The ‘two-track’ chimeraPolitics may be above sports, said a North Korean International Olympic Committee (IOC) member. The Korean government also agreed with this when the joint ice hockey team formed. But in the end, sports was more beautiful than politics.
After winning a gold medal in women’s 500-meter speed skating, Japan’s Nao Kodaira waited for silver medalist Lee Sang-hwa to go around the ice rink in tears. They embraced each other and circled the rink together. They have been rivals since middle school and say they are proud of — and respect — each other. They could say “respect” based on trust, having shared the passion for long. They are far more beautiful and greater than politicians in Korea and Japan who always seek ways to beat on each other.
Canadian skater Kim Boutin was harshly criticized on social media after physical contact with Choi Min-jeong resulted in Choi’s disqualification from the 500-meter short-track race. But five days later, Boutin won bronze in the 1,500-meter event and showed a big smile and gestured graciously to Choi, the gold medal winner, at the award ceremony. On the harassment on social media, Boutin said she did not think all Koreans were so harsh. While she was hurt, she was not upset. She embraced the criticism and showed that she trusted Choi Min-jeong and sports.
Trust is not just between individuals, but between countries.
After U.S. Vice President Mike Pence refused to join a hand-shaking event arranged by Seoul at the PyeongChang Olympics, U.S. President Donald Trump had a phone conversation with Japanese Prime Minister Shinzo Abe. They talked for 76 minutes, the longest of their 19 calls. According to a source, they had a lengthy discussion on Korean affairs after the PyeongChang Olympic truce. After the call, I heard that Japan’s National Security Council was in emergency mode. The current situation is abnormal as Washington and Tokyo made prior consultations before notifying, or not even notifying, Korea. There are reasons for calls between Korean and U.S. leaders being postponed.
Meanwhile, Trump economic ally carpet-bombed his ally with tariffs and a threat of a reciprocal tax. Japan is not included in these protectionist trade moves. The series of actions against the Korean economy can hardly be explained with the economic logic of the United States actually aiming at China or Trump’s ballyhooed “America First” policy. The inter-Korean celebration of amity through the PyeongChang Olympics could result in an astronomical bill.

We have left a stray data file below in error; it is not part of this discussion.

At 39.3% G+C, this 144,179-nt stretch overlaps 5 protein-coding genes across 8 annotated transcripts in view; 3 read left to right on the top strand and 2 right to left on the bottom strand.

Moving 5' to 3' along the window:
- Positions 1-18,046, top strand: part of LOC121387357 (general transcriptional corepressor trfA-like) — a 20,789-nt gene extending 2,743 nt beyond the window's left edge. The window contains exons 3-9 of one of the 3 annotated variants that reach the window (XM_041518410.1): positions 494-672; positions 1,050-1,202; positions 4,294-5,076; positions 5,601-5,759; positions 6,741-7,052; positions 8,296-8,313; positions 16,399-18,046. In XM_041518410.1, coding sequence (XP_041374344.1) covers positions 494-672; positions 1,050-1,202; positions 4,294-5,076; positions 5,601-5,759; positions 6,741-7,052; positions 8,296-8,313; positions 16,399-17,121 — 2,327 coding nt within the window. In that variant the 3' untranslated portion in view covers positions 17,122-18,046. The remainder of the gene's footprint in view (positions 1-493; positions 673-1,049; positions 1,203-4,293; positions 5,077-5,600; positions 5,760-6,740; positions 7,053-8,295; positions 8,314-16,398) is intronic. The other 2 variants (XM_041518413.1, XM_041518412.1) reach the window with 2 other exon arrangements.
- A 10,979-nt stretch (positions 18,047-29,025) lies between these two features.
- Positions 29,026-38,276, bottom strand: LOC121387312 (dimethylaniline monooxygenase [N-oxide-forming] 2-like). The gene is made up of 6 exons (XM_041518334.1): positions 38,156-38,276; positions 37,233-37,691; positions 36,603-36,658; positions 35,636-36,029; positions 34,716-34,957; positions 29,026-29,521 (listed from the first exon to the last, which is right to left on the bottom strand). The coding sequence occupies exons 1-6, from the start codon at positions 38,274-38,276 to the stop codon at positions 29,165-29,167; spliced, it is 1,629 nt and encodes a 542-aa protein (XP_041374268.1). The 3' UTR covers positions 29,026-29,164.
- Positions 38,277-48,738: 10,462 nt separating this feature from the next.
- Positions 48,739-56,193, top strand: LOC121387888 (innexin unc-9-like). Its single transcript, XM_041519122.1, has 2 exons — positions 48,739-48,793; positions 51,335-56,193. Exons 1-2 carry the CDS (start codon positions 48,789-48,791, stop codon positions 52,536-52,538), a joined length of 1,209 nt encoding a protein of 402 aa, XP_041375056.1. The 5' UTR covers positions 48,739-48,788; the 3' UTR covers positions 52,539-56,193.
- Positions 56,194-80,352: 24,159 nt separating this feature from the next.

On Feb. 19, the Blue House said that South Korea will deal with security and trade on two tracks, including the idea of lodging a complaint with the World Trade Organization (WTO) over the U.S. protectionist measures. Is such a two-track approach possible? Trump is linking security and trade. In his book “Great Again: How to Fix Our Crippled America,” Trump wrote, “We defend Japan. We defend South Korea. These are powerful and wealthy countries. We get nothing from them. It’s time to change all that.”
In the past year, Japan has removed the “misunderstanding,” but Korea somehow could not — even though no country is more threatened by North Korea. And now, Korea is telling the United States that security and trade are separate issues. But Trump is not listening. The upcoming talks on defense expenses and the contractor selection for the 17 trillion won ($15.8 billion) U.S. Air Force jet trainer program are bound to be related to trade.
In fact, a two-track strategy is a last resort after the usual diplomatic track stops working. A month ago, Korea announced that relations with Japan would go two-track as the sex slave issue could not be resolved. Now, the Moon Jae-in administration says it will go two-track with its relations with the United States. Does Korea have one-track relations with any country? Do we really have a friend to respect like the Olympic athletes do? Who caused such deep feelings of uneasiness and anxiety?
JoongAng Ilbo, Feb. 21, Page 30
*The author is the Washington bureau chief of the JoongAng Ilbo.